Shizz Alston Jr. is currently the sixth most efficient passer in the entire NCAA. He has an assist to turnover ratio of 10.5 and through four games, has turned the ball over only twice. In 141 total minutes played, Alston has racked up 24 assists to that pair of turnovers, and the confidence of the sophomore guard continues to grow as each game passes by. None of the other five players ahead of Alston in the assist-to-turnover ratio standings nationally have played as many minutes as he has, and this tremendous efficiency from the underclassman is a telling sign of just how much positive progress he has gone through in such a short amount of time.
“His assist-to-turns are really good,” Temple head coach Fran Dunphy said of Alston after Temple’s 88-67 win over Manhattan on Sunday. “Everybody is comfortable playing with Shizz and now he’s really starting to understand what his role is.”
More and more, it is becoming clearer that the “role” Dunphy mentions references Alston’s increased job in the backcourt, as many of the Owls’ pieces are missing due to injury, including fellow sophomore guard, Trey Lowe and senior captain, Josh Brown.
In fact, Alston is playing very similarly to how Josh Brown played last season when Brown was thrusted into the primary rotation after the point guard position was left vacant following the graduation of Will Cummings. By the end of last season, Brown was eighth in the nation in assist-to-turnover ratio and was the main reason why Temple, as a team, ended their 2015-16 campaign ranked third in the nation in fewest turnovers per game.
Alston is doing more than just finding his team open looks though.
During Temple’s blowout win against Manhattan, Alston was able to score a career high 17 points on an efficient 7-of-11 shooting from the floor. His scoring came, in large part, thanks to his court awareness, constantly finding open holes in the Jasper’s zone defense. For several possessions, Alston would cut to dead spots around the high-post and free throw line area to nail open mid-range shots. Alston was also able to fill in every single stat in the boxscore except for turnovers.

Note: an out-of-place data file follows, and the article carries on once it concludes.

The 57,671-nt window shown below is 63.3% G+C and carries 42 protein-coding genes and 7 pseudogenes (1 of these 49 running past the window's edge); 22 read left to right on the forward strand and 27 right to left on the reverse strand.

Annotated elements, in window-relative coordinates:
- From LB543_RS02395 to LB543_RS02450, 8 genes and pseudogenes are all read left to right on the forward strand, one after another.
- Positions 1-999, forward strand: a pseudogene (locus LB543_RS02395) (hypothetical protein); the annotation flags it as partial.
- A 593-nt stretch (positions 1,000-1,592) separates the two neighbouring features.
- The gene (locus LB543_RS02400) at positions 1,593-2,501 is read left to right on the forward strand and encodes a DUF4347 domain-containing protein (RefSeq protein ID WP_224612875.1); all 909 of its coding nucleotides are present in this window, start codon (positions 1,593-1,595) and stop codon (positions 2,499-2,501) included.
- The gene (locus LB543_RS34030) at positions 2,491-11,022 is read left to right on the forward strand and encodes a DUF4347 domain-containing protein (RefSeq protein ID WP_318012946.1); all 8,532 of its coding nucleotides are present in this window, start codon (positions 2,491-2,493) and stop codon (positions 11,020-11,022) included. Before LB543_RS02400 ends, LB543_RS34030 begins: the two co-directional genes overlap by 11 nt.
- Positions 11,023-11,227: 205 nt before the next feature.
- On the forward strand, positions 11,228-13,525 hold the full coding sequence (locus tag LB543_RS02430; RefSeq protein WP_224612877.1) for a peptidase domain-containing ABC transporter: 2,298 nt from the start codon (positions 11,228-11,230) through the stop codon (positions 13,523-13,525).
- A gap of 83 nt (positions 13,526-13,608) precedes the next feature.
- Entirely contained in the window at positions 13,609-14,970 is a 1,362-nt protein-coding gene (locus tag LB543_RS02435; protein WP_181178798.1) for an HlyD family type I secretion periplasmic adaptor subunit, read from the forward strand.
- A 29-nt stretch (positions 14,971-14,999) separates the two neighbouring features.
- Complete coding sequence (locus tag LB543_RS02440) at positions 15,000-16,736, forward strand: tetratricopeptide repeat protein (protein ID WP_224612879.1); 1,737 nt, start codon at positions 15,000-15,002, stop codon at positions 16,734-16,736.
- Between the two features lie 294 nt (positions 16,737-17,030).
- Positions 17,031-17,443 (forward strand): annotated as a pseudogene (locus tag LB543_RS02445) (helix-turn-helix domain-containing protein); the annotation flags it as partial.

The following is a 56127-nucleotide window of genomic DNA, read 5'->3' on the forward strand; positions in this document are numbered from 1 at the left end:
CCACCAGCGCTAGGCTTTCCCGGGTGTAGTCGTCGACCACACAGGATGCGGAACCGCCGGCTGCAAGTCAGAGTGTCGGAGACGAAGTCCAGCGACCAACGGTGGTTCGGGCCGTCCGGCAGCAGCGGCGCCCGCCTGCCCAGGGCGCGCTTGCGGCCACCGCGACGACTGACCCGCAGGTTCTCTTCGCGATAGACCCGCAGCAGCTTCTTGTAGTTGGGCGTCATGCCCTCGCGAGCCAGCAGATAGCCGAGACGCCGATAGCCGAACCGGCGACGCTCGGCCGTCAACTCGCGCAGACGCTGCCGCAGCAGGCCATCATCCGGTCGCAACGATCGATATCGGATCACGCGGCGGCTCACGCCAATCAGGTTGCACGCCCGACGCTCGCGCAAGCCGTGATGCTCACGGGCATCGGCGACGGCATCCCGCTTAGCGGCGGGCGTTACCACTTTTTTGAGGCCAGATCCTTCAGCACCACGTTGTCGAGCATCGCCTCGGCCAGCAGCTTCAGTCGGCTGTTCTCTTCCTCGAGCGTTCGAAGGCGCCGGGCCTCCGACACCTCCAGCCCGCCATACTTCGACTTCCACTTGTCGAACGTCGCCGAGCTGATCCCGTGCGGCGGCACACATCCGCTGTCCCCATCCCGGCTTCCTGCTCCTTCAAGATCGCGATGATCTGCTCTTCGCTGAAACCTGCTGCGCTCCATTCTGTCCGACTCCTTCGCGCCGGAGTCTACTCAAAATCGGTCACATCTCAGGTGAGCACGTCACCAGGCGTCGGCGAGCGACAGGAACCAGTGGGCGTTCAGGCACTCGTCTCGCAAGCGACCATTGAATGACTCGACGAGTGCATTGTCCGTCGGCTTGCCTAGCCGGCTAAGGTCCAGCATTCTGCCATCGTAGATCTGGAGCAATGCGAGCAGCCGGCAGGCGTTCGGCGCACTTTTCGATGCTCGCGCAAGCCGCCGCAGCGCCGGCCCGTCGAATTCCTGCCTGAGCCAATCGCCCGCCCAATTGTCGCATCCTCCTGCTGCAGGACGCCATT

The second year guard was able to grab three defensive rebounds, record two steals, and reject a shot at the rim for a block. When the season started, Alston made known that this kind of all around play was how he wanted to contribute to the team.
“I told myself, when I’m not scoring, I have to do other things to help my team,” Alston said after the Owls first game of the season earlier in November. “I feel like that gives us some energy. My blocks, and my steals...give us some life.”
Before the season began, Fran Dunphy noted that he had different expectations for Shizz Alston Jr. this year, but did not really specify what those expectations were. With his recent efficient play, the Owls and coach Dunphy should now be looking forward to how Alston can continue to run the offense with a continued confidence and efficiency, while also playing reliable defense against opposing guards.
“He played very well. He’s got a better sense of who he is right now,” Dunphy said. “It was not an easy freshman year for him. I think he picked up a lot tonight...he came of age, and as we move forward, he’s going to be expected to do even more for us.”
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